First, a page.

# Copyright 2010, 2011, 2012, 2013, 2014 Kevin Ryde
# This file is part of Math-PlanePath.
#
# Math-PlanePath is free software; you can redistribute it and/or modify
# it under the terms of the GNU General Public License as published by the
# Free Software Foundation; either version 3, or (at your option) any later
# version.
#
# Math-PlanePath is distributed in the hope that it will be useful, but
# WITHOUT ANY WARRANTY; without even the implied warranty of MERCHANTABILITY
# or FITNESS FOR A PARTICULAR PURPOSE. See the GNU General Public License
# for more details.
#
# You should have received a copy of the GNU General Public License along
# with Math-PlanePath. If not, see .
# math-image --path=ZOrderCurve,radix=3 --all --output=numbers
# math-image --path=ZOrderCurve --values=Fibbinary --text
#
# increment N+1 changes low 1111 to 10000
# X bits change 011 to 000, no carry, decreasing by number of low 1s
# Y bits change 011 to 100, plain +1
#
# cf A105186 replace odd position ternary digits with 0
#
package Math::PlanePath::ZOrderCurve;
use 5.004;
use strict;
use List::Util 'max';
use vars '$VERSION', '@ISA';
$VERSION = 116;
use Math::PlanePath;
@ISA = ('Math::PlanePath');
use Math::PlanePath::Base::Generic
'is_infinite',
'round_nearest';
use Math::PlanePath::Base::Digits
'parameter_info_array',
'digit_split_lowtohigh',
'digit_join_lowtohigh';
*_divrem_mutate = \&Math::PlanePath::_divrem_mutate;
# uncomment this to run the ### lines
#use Smart::Comments;
use constant n_start => 0;
use constant class_x_negative => 0;
use constant class_y_negative => 0;
*xy_is_visited = \&Math::PlanePath::Base::Generic::xy_is_visited_quad1;
use constant dx_maximum => 1;
use constant dy_maximum => 1;
use constant absdx_minimum => 1; # X coord always changes
use constant dsumxy_maximum => 1; # forward straight only
sub dir_maximum_dxdy {
my ($self) = @_;
return (1, 1 - $self->{'radix'}); # SE diagonal
}
#------------------------------------------------------------------------------
sub new {
my $self = shift->SUPER::new(@_);
my $radix = $self->{'radix'};
if (! defined $radix || $radix <= 2) { $radix = 2; }
$self->{'radix'} = $radix;
return $self;
}
sub n_to_xy {
my ($self, $n) = @_;
### ZOrderCurve n_to_xy(): $n
if ($n < 0) {
return;
}
if (is_infinite($n)) {
return ($n,$n);
}
my $int = int($n);
$n -= $int; # fraction part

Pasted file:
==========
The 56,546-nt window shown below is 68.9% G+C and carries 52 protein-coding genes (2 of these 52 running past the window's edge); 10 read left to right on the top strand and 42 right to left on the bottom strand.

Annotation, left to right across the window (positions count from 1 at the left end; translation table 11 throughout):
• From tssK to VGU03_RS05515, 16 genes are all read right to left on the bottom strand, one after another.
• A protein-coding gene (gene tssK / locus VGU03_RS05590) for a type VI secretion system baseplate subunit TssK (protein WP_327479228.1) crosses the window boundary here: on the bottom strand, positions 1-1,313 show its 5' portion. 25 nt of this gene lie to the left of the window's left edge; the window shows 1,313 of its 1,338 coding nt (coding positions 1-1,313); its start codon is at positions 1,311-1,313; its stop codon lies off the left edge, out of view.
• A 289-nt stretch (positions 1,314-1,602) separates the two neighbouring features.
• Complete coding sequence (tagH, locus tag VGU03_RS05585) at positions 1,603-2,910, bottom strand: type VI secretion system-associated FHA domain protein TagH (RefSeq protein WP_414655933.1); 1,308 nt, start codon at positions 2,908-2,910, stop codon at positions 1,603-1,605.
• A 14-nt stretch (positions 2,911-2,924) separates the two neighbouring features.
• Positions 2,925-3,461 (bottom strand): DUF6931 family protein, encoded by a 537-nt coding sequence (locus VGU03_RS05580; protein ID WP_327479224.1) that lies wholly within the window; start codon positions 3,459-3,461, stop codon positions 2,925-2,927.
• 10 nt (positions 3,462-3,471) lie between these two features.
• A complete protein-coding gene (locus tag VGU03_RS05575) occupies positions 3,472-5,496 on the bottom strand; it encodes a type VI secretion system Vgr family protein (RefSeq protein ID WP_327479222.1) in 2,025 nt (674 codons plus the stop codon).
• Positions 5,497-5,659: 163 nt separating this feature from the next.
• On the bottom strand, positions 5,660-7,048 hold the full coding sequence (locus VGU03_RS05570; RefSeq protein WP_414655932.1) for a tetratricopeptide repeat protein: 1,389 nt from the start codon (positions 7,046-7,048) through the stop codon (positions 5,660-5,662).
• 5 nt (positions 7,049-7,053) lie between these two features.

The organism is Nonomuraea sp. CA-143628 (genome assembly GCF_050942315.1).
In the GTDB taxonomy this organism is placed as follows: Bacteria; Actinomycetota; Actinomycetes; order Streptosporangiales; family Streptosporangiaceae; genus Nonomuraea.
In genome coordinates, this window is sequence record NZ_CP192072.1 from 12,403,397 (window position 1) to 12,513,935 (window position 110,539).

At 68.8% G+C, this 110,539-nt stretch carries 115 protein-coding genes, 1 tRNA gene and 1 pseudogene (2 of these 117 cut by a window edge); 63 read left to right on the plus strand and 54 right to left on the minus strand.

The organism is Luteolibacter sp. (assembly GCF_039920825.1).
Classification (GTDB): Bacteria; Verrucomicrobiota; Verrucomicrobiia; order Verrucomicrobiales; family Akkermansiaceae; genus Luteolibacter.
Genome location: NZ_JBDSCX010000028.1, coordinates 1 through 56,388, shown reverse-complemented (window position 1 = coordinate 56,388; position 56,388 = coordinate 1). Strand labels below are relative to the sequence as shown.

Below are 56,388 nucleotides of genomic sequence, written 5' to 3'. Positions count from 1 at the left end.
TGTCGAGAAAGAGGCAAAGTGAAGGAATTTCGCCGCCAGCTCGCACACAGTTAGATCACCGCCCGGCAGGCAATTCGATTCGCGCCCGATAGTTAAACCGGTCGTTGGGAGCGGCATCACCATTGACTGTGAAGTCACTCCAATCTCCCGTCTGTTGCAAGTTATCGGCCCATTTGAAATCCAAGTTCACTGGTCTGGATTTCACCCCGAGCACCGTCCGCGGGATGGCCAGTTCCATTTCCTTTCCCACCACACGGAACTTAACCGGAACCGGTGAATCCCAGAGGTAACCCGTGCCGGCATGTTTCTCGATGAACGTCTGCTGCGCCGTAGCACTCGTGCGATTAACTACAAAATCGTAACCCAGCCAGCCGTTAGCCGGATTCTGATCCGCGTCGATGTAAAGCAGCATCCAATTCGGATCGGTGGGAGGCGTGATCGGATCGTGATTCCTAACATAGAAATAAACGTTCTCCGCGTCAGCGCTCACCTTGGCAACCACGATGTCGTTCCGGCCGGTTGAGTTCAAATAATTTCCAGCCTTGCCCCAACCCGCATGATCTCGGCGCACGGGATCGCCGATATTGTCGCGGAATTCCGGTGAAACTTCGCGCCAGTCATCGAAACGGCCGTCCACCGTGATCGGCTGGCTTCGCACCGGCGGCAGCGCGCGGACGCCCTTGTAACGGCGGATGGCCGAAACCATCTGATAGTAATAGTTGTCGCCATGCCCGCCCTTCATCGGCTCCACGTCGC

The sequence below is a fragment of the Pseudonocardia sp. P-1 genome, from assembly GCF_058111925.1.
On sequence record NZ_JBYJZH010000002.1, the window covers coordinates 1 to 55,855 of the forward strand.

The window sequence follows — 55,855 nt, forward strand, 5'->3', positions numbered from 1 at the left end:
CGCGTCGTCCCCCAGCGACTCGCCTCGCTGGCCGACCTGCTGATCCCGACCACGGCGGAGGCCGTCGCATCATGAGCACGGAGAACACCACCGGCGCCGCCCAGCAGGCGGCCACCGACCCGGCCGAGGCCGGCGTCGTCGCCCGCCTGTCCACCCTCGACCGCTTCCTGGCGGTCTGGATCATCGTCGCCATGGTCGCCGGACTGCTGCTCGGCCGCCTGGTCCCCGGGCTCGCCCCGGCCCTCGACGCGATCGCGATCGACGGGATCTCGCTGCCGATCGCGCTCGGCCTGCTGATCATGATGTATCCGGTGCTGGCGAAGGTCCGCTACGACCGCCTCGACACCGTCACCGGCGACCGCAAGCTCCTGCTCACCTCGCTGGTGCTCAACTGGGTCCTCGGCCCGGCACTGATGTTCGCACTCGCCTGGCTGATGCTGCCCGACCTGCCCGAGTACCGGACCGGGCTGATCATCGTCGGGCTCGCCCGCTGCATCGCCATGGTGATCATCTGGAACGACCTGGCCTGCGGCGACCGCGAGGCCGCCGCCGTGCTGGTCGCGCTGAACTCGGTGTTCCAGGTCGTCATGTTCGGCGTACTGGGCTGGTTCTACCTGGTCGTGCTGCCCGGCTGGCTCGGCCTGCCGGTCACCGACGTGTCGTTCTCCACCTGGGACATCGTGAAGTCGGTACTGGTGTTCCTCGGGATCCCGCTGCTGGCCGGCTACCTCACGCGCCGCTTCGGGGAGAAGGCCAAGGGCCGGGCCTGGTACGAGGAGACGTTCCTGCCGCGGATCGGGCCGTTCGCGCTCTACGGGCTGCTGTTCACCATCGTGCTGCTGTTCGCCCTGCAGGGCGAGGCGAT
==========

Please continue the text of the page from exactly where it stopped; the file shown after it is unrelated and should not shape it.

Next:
my $radix = $self->{'radix'};
my @ndigits = digit_split_lowtohigh ($int, $radix);
### @ndigits
unless ($#ndigits & 1) {
push @ndigits, 0; # pad @ndigits to an even number of digits
}
my @xdigits;
my @ydigits;
while (@ndigits) {
push @xdigits, shift @ndigits; # low to high
push @ydigits, shift @ndigits; # low to high
}
### @xdigits
### @ydigits
my $zero = ($int * 0); # inherit bigint 0
my $x = digit_join_lowtohigh (\@xdigits, $radix, $zero);
my $y = digit_join_lowtohigh (\@ydigits, $radix, $zero);
if ($n) {
# fraction part
my $dx = 1;
my $dy = $zero;
my $radix_minus_1 = $radix - 1;
foreach my $i (0 .. $#xdigits) { # low to high
if ($xdigits[$i] != $radix_minus_1) {
### lowest non-9 is an X digit, so dx=1 dy=0,-R+1,-R^2+1,etc
last;
}
$dy = ($dy * $radix) - $radix_minus_1; # 1-$radix**$i
if ($ydigits[$i] != $radix_minus_1) {
### lowest non-9 is a Y digit, so dy=1, dx=-R+1,-R^2+1,etc
$dx = $dy;
$dy = 1;
last;
}
}
### $dx
### $dy
$x = $n*$dx + $x;
$y = $n*$dy + $y;
}
return ($x, $y);
}
sub n_to_dxdy {
my ($self, $n) = @_;
### ZOrderCurve n_to_xy(): $n
if ($n < 0) {
return;
}
my $int = int($n);
$n -= $int; # fraction part
if (is_infinite($int)) {
return ($int,$int);
}
my $radix = $self->{'radix'};
my $digit = _divrem_mutate($int,$radix); # lowest digit of N
if ($digit < $radix - 2) {
# N an integer at lowdigit{'radix'};
my $zero = ($x * 0 * $y); # inherit bigint 0
my @x = digit_split_lowtohigh($x,$radix);
my @y = digit_split_lowtohigh($y,$radix);
return digit_join_lowtohigh ([ _digit_interleave (\@x, \@y) ],
$radix,
$zero);
}
# return list of @$xaref interleaved with @$yaref
# ($xaref->[0], $yaref->[0], $xaref->[1], $yaref->[1], ...)
#
sub _digit_interleave {
my ($xaref, $yaref) = @_;
my @ret;
foreach my $i (0 .. max($#$xaref,$#$yaref)) {
push @ret, $xaref->[$i] || 0;
push @ret, $yaref->[$i] || 0;
}
return @ret;
}
# exact
sub rect_to_n_range {
my ($self, $x1,$y1, $x2,$y2) = @_;
$x1 = round_nearest ($x1);
$y1 = round_nearest ($y1);
$x2 = round_nearest ($x2);
$y2 = round_nearest ($y2);